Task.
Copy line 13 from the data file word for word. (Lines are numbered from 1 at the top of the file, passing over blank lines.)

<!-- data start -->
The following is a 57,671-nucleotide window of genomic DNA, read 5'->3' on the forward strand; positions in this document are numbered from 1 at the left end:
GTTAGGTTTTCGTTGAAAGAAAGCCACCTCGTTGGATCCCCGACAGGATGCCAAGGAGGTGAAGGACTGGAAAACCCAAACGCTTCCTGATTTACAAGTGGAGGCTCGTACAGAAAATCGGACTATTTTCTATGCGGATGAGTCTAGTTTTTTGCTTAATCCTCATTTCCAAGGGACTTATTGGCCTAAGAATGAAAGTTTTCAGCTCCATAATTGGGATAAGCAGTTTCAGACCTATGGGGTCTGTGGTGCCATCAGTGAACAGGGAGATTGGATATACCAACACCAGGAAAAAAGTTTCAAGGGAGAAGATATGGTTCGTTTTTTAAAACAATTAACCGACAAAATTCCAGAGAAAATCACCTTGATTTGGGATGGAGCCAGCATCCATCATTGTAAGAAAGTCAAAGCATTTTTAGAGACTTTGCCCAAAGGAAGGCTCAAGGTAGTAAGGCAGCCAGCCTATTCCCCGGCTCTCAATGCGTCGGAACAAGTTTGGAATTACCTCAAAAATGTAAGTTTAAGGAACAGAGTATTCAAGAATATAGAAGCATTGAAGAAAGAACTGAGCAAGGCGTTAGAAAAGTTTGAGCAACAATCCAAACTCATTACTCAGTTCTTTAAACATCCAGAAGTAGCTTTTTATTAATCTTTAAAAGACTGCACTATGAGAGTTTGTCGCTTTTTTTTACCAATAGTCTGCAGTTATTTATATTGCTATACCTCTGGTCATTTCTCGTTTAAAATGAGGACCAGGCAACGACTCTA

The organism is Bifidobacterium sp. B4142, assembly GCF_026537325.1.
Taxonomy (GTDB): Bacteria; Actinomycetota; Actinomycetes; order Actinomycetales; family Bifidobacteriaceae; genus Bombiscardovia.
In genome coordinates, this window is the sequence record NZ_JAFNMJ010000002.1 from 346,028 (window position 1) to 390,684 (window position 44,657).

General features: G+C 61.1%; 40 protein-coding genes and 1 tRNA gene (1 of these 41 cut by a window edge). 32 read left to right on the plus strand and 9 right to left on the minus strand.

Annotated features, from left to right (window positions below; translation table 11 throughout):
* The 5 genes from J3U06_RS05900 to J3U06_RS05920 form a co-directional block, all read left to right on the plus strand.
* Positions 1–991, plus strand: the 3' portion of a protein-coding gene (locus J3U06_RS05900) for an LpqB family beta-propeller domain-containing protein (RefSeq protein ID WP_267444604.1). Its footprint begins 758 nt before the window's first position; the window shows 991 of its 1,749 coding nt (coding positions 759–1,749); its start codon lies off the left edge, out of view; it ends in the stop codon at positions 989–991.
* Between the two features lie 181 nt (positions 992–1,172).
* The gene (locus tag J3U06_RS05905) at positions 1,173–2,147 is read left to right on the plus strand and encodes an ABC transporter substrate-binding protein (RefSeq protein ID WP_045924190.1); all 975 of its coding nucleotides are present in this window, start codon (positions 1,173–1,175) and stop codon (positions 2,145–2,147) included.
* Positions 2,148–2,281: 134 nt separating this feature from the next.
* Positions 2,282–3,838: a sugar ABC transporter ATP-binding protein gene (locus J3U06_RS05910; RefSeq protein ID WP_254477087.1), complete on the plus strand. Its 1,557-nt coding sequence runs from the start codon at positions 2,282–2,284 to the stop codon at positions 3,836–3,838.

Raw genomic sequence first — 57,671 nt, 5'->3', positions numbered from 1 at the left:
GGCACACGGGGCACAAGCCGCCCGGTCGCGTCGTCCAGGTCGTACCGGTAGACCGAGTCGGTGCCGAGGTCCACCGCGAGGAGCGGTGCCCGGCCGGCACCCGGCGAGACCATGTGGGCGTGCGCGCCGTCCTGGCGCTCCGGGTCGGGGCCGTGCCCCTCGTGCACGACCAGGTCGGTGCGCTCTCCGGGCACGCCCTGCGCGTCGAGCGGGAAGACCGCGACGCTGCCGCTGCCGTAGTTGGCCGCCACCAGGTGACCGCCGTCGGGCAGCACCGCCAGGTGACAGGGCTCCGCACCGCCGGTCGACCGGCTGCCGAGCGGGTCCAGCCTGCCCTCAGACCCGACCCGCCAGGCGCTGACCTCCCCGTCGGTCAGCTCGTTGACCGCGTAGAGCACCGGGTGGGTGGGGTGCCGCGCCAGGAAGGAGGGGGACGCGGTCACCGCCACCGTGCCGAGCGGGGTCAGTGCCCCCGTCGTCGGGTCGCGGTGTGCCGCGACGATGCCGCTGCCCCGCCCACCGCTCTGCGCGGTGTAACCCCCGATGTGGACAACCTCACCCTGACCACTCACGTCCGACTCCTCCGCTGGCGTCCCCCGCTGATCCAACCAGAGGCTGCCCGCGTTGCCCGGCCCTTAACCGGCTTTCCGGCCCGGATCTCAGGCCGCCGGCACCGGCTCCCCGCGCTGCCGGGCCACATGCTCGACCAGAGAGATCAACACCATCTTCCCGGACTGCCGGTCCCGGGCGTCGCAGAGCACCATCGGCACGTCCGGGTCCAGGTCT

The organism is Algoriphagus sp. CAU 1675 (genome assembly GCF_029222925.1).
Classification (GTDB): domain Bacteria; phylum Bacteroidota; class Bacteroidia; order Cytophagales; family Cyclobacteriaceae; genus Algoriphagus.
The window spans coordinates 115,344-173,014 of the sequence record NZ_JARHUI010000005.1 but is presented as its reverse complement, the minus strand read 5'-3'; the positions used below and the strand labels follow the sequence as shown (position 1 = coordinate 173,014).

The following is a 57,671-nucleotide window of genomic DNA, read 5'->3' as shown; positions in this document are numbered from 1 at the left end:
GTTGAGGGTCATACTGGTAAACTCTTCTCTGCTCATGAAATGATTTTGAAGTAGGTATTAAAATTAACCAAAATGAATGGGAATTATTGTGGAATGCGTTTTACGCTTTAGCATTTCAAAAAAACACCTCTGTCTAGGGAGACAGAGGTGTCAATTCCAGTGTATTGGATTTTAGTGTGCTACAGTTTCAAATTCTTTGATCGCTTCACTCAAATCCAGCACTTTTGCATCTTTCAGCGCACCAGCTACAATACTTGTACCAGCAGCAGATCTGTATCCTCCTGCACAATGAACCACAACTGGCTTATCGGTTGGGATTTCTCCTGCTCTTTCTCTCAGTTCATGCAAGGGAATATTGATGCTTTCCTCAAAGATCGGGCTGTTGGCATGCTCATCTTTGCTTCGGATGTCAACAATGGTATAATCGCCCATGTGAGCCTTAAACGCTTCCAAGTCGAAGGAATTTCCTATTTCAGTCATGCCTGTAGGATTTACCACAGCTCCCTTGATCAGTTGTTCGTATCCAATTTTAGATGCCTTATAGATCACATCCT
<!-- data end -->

* Positions 2,282–3,838: a sugar ABC transporter ATP-binding protein gene (locus J3U06_RS05910; RefSeq protein ID WP_254477087.1), complete on the plus strand. Its 1,557-nt coding sequence runs from the start codon at positions 2,282–2,284 to the stop codon at positions 3,836–3,838.